The year was 1997, and the Bruins were a team that needed a young superstar. Joe Thornton was selected first overall by Harry Sinden. The 6-foot-4-inch, 220-pound center man was widely praised for his passing ability and vision on the ice. He managed to score 122 points in his final season in the Ontario Hockey League.

Thornton would go on to spend seven seasons with the Black and Gold. At first the future appeared very bright for him. His production was strong during the early portions of his career. Despite his success, the Bruins always failed to go deep into the postseason.

Thornton scored 100+ points in three straight seasons from 2001-02 to 2003-04′. He played in 35 playoff games in Boston, only scoring a total of 18 points, six goals. Many believed that Thornton deserved a reputation for choking in the postseason. It was not all Joe’s fault, but looking back he would likely admit that he needed more production during the postseason with Boston.

During the 2004-05′ lockout, Joe would head to Switzerland to play for HC-Davos. On November 30th, 2005, Thornton received a call from Mike O’Connell. The captain had been traded to San Jose. Bruins fans were left speechless.

Being a young Bruins fan at the time, it was devastating. Many thought of Thornton as a franchise player that would eventually win a cup. The feeling was very similar to the Tyler Seguin trade, minus the bodyguard outside his hotel room, partying, and immaturity.

The Bruins received Brad Stuart, Marco Sturm, and Wayne Primeau in return. The trade gave Boston much more cap space to work with and laid the foundation for a Stanley Cup win in 2011. Zdeno Chara and Marc Savard would be signed after Thornton left. Chuck Kobasew and Andrew Ference would be acquired in exchange for Sturm and Primeau. Kobasew would be dealt to the Wild, and that trade would end up helping the Bruins acquire Alexander Khoklachev. Craig Weller was also acquired, and he would be packaged with Byron Bitz to Florida. The Panthers draft picks produced Dennis Seidenberg and Matt Bartkowski.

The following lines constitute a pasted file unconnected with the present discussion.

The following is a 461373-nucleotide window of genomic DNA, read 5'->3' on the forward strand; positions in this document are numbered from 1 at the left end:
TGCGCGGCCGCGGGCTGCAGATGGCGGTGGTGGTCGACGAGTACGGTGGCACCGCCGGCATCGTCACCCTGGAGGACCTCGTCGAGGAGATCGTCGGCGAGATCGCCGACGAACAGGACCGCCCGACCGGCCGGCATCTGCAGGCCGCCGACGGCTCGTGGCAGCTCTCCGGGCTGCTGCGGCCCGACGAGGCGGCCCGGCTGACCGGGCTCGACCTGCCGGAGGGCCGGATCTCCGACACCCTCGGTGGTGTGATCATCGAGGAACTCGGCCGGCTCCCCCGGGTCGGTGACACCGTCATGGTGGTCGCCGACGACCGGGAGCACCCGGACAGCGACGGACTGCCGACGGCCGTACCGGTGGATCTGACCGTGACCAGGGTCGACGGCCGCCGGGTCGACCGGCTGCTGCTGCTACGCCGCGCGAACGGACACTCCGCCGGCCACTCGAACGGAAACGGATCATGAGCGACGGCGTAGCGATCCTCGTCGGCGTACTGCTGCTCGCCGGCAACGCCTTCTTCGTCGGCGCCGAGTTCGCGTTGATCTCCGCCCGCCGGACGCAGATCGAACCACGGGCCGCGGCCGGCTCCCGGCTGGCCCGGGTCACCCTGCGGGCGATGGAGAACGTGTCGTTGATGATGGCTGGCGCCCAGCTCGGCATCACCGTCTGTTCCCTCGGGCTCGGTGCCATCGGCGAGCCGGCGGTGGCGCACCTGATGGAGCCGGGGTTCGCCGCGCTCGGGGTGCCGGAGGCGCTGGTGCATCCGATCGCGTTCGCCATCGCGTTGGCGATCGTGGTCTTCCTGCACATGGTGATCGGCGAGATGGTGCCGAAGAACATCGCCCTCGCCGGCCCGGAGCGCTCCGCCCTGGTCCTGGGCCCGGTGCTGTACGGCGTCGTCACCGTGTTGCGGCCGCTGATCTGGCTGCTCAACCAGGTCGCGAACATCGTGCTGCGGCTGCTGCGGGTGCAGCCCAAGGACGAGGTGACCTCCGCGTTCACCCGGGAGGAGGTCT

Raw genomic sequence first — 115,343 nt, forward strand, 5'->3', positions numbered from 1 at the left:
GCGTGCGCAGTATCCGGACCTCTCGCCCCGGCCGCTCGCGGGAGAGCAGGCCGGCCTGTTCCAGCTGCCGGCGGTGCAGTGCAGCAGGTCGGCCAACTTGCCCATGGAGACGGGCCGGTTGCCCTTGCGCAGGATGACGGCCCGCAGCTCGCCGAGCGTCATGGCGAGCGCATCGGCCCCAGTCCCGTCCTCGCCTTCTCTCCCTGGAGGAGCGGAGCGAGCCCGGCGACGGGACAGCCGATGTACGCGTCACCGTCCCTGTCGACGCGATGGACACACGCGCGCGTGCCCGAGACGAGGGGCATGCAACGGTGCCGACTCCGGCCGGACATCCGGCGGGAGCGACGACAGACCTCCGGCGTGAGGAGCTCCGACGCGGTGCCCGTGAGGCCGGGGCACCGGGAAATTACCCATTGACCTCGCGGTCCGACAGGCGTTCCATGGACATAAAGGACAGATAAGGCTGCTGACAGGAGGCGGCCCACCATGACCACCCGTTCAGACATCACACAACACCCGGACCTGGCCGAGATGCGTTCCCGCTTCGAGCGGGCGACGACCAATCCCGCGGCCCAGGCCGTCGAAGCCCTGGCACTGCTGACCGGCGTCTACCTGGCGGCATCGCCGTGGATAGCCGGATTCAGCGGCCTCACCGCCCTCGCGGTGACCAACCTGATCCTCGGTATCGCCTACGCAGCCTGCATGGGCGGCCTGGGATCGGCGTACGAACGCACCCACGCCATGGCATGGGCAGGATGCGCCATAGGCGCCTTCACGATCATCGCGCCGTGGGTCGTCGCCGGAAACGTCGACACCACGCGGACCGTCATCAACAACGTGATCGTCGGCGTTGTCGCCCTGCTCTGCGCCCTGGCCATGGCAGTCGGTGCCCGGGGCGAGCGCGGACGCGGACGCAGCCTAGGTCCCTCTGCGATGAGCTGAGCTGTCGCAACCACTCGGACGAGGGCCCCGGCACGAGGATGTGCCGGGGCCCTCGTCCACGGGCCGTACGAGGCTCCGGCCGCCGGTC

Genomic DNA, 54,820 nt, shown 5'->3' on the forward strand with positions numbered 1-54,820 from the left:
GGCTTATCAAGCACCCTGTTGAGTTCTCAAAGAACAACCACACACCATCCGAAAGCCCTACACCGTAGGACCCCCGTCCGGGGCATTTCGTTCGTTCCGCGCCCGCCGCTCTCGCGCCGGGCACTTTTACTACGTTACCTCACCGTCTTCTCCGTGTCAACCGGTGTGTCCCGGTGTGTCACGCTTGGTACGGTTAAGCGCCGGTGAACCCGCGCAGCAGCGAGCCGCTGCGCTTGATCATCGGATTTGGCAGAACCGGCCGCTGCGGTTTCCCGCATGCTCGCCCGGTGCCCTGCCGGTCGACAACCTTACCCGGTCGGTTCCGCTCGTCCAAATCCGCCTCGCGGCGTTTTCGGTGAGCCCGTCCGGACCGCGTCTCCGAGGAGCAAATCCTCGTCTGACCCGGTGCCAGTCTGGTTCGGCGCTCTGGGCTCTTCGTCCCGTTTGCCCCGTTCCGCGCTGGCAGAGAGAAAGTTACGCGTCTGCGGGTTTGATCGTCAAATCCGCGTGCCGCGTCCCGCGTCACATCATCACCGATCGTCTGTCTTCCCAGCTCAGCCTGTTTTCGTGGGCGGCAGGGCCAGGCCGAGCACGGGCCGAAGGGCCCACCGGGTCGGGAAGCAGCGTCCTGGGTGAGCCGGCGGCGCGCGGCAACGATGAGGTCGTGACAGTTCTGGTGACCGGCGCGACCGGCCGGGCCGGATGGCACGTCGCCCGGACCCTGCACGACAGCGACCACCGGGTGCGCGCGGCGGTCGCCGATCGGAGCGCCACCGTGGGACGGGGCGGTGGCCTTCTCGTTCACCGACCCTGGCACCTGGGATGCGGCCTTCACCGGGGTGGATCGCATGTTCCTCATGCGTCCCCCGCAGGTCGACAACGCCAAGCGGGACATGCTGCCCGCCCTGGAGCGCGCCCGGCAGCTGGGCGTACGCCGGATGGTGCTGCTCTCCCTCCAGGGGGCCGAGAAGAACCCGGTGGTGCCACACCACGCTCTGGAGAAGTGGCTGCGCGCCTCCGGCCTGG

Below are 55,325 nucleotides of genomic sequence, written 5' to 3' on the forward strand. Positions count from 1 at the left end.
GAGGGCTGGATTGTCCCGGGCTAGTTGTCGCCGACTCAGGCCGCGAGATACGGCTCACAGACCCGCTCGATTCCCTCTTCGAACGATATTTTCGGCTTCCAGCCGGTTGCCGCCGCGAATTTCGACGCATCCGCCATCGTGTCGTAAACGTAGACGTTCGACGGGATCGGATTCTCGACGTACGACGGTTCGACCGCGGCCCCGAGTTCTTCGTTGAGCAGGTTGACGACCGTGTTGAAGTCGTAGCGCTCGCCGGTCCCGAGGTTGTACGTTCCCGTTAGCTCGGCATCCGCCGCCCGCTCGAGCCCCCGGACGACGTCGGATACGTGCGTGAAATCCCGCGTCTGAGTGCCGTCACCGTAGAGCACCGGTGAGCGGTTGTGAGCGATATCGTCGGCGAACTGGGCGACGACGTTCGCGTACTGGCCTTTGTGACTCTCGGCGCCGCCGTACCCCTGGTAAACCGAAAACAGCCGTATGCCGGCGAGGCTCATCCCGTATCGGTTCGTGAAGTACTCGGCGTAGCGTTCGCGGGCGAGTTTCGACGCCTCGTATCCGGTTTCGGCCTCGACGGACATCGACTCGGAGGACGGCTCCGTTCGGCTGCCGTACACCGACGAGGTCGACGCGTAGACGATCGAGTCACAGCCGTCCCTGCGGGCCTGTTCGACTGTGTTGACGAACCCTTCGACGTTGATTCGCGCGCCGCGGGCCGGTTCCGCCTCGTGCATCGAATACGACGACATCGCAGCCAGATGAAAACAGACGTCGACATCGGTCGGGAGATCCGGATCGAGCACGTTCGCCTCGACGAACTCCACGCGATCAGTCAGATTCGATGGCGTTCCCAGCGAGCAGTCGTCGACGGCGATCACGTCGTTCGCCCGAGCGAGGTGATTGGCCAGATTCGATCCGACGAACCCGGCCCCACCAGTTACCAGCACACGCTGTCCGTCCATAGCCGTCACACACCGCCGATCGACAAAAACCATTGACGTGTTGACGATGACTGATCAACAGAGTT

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Now it’s 2016 and Joe Thornton certainly appears to have matured. His beard his a monstrosity, it’s actually distracting to look at him during interviews. He looks like he has been cutting lumber in Washington for the past 15 years. It’s been more than a decade since he was traded to San Jose.

Thornton and his teammates are heading to the Stanley Cup Finals. It will be San Jose’s first trip in franchise history. Only two active NHL players have played in more games than Thornton without reaching the Finals.

Emerging superstar Brent Burns commented on the leadership that both Joe Thornton and Patrick Marleau bring to the Sharks, “It’s two legends. Those two are some of the best players to ever play the game. It’s huge to get them here. They’ve done pretty much everything else. They sometimes take a bad rap in the media, which is unnecessary. Anybody that’s played with them sees they work and what kind of teammates they are, what kind of people they are. They’re two of the best.”

So Thornton will finally get his shot at the Stanley Cup after all of these years. Despite the lament of many Bruins fans, trading Thornton produced some of the best years of Bruins hockey that we had seen since the early 1990’s. Both sides should be happy with the result the deal brought, especially if the Sharks raise the cup.

After a 19 year career that has produced 1,341 points over 1,367 game played, there may finally be redemption. It’s officially been Thornton’s strongest postseason stretch of all time. He has 18 points in 18 games. After 150 games of banging his head against the wall in the playoffs, the former Bruins captain is now only four wins away from lifting the Cup.

What a story it would be if Joe Thornton met Phil Kessel in the Stanley Cup Finals.